History is much more than memorizing boring dates. In reality, history is filled with amazing, bizarre, mind blowing, and unbelievable stories that have woven themselves into our human culture. The stories in this collection may not have caused regimes to fall or changed the course of human history, but they serve as a reminder that tales of the past aren’t always dry and dusty.
As you read these 12 strange but true stories of the past, appreciate the oddness of nature, the gullibility of the human mind, the head scratching events, and the truly bewildering items of the past. You’ll see that history is anything but boring.
The Dancing Plague of 1518
In July 1518, a young woman began dancing in the streets of Strasbourg, a town in what is now France. Other townspeople joined in. They all claimed they had the uncontrollable urge to keep dancing. The dancing fever spread until several hundred people felt compelled to dance. Once they started dancing, however, they couldn’t stop.
As the days turned into weeks, the near-constant dancing began to take its toll. Dancers collapsed from exhaustion, dehydration, and injuries. Some of them even died. As quickly as it started, the Dancing Plague ended. The cause of the bizarre dancing affliction is still unknown, but the most widely accepted theory is mass hysteria.
The Beer Flood of 1814
On October 17, 1814, a massive vat containing more than 135,000 gallons of fermenting beer experienced a catastrophic structural failure. A wall of beer swept through the parish of St. Giles, London. The source of the tidal wave of beer was the Meux and Company Brewery. The force of the beer destroyed homes, knocked buildings off their foundations, and toppled trees.
Eight people were killed in the beer flood. Some drowned in the brew. Others were fatally injured when their homes collapsed. Still others were struck with tree branches or other debris. The accident shined a light on the lack of regulations and oversight in the beer making industry and contributed to the passage of safety standards.
The Voynich Manuscript
The origins of the Voynich Manuscript are unknown – as is its author – but this mysterious book is said to date back to the 15th century. The entire book was written in an unknown and undecipherable language. The handwritten script exhibits some unique linguistic characteristics, but so far, no one has been able to translate it.
Equally puzzling are the illustrations in the Voynich Manuscript. Beautifully drawn with stunning details, the artwork in the book shows plants, star charts, and human-like figures. But the plants depicted don’t match up to known plants and the people are shown in bizarre, fantasy-like scenes. Researchers still do not know who wrote the book, why, and what it says.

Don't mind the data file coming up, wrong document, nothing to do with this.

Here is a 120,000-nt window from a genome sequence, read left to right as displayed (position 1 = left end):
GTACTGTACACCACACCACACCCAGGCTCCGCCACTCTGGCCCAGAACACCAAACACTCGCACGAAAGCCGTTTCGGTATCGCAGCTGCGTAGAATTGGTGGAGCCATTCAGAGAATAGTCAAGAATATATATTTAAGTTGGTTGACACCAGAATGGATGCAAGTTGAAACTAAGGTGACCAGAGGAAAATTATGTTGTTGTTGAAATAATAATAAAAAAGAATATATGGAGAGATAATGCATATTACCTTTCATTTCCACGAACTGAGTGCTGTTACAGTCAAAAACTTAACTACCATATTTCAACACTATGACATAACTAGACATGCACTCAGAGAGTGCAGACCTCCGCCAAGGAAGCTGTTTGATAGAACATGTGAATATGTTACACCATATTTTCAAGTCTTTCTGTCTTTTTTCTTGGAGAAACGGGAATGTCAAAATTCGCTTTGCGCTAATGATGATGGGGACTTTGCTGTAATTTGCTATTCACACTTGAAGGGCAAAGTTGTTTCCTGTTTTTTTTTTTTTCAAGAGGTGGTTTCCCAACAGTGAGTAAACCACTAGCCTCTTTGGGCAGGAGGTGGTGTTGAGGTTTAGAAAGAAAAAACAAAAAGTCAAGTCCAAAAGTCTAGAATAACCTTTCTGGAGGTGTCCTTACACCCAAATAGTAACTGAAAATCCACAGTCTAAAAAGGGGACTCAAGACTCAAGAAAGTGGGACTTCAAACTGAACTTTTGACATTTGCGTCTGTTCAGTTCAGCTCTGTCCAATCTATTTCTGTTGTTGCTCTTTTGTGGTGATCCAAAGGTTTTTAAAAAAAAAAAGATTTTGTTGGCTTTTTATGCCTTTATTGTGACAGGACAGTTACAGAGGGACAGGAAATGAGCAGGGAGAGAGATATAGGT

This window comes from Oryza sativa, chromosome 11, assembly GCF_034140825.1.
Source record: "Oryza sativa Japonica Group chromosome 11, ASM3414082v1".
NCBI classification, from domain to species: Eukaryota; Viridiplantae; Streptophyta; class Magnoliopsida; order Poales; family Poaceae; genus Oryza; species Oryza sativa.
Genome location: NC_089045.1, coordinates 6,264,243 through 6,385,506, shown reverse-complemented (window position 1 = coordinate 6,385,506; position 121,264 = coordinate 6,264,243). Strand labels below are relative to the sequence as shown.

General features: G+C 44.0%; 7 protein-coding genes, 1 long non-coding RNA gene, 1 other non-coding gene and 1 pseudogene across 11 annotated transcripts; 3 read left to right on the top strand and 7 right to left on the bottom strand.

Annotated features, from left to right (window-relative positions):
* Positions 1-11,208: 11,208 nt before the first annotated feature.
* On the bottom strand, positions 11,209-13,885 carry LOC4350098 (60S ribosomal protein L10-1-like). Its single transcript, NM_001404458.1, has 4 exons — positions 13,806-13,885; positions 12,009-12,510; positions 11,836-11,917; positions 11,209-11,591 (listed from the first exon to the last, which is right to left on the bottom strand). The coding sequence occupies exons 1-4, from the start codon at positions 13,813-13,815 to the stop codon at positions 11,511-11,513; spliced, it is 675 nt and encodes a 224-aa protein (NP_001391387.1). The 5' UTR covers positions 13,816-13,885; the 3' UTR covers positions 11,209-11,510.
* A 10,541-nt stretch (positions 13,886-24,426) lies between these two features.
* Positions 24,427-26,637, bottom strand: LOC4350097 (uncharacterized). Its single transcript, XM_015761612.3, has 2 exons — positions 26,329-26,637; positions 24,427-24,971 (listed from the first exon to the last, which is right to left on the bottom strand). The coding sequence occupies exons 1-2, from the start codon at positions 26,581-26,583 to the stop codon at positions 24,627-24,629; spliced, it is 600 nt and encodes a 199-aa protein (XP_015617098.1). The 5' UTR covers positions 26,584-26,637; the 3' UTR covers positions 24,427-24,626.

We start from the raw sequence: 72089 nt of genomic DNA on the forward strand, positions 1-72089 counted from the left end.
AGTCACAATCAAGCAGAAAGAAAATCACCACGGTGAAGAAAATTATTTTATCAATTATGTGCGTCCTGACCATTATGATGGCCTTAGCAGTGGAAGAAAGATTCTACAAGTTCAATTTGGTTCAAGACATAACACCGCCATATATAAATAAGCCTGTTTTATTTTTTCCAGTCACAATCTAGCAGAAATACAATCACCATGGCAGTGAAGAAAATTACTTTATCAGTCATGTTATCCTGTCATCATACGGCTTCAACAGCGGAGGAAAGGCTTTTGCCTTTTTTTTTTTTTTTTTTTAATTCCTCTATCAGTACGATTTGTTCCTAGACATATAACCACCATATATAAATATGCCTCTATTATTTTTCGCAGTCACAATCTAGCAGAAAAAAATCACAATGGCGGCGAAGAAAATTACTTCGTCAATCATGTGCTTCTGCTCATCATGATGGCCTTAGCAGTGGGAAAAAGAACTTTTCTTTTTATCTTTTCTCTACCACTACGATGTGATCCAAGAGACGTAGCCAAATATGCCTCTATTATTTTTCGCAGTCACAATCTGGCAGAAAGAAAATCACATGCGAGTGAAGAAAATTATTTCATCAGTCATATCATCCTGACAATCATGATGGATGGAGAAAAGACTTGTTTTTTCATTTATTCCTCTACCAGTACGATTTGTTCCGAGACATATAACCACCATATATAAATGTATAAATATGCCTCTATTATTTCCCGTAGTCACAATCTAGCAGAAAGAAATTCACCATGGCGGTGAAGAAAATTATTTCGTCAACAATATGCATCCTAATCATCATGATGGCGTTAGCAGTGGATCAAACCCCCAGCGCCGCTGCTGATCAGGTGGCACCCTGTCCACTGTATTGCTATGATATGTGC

The Exploding Whale of 1970
When the carcass of a ginormous whale – measuring about 45-feet long and weighing roughly 8 tons – washed up on the beach in Florence, Oregon, on November 9, 1970, the coastal management division of the State Highway Department had a whale of a problem on their hands. How to remove the massive sea creature before it creates a rotting, smelly mess? Someone had the brilliant idea of dynamiting the carcass … after all, this approach works well when clearing giant boulders from the highways.
On November 12, they put their plan into action. But the result wasn’t the neat pile of easily removable pieces like they imagined. Instead, the blast peppered the crowd of onlookers with blood and blubber. Chunks of the whale shot into the air and scattered them throughout the community. One particularly large chunk landed on a parked car causing severe damage. For weeks after, the town smelled of rotting whale meat because there were small pieces hidden everywhere.
The Tunguska Event of 1908
A powerful and mysterious blast suddenly ripped through a remote and uninhabited region of Siberia near the Tunguska River on June 30, 1908. The explosion leveled a 770-square mile area in the forest, flattening an estimated 80 million trees. Researchers speculate that the blast was equivalent to between 10 and 15 megatons of dynamite.
But what caused the explosion? No one can say for sure, but many scientists believe it was an airburst caused by a comet or meteor entering the earth’s atmosphere. Other theories blame natural gas or a mini black hole. One thing is sure … nothing struck the ground. Whatever it was exploded before making impact.
The Dark Day of 1780
The people living in New England in 1780 were still dealing with the Revolutionary War when, it appeared, a new threat was bearing down on them. In May of that year, people woke to a sunny morning as usual, but by mid-morning, the sun suddenly disappeared. The whole region fell into darkness. Birds stopped singing, chickens went to roost, and a strange silence fell over the land.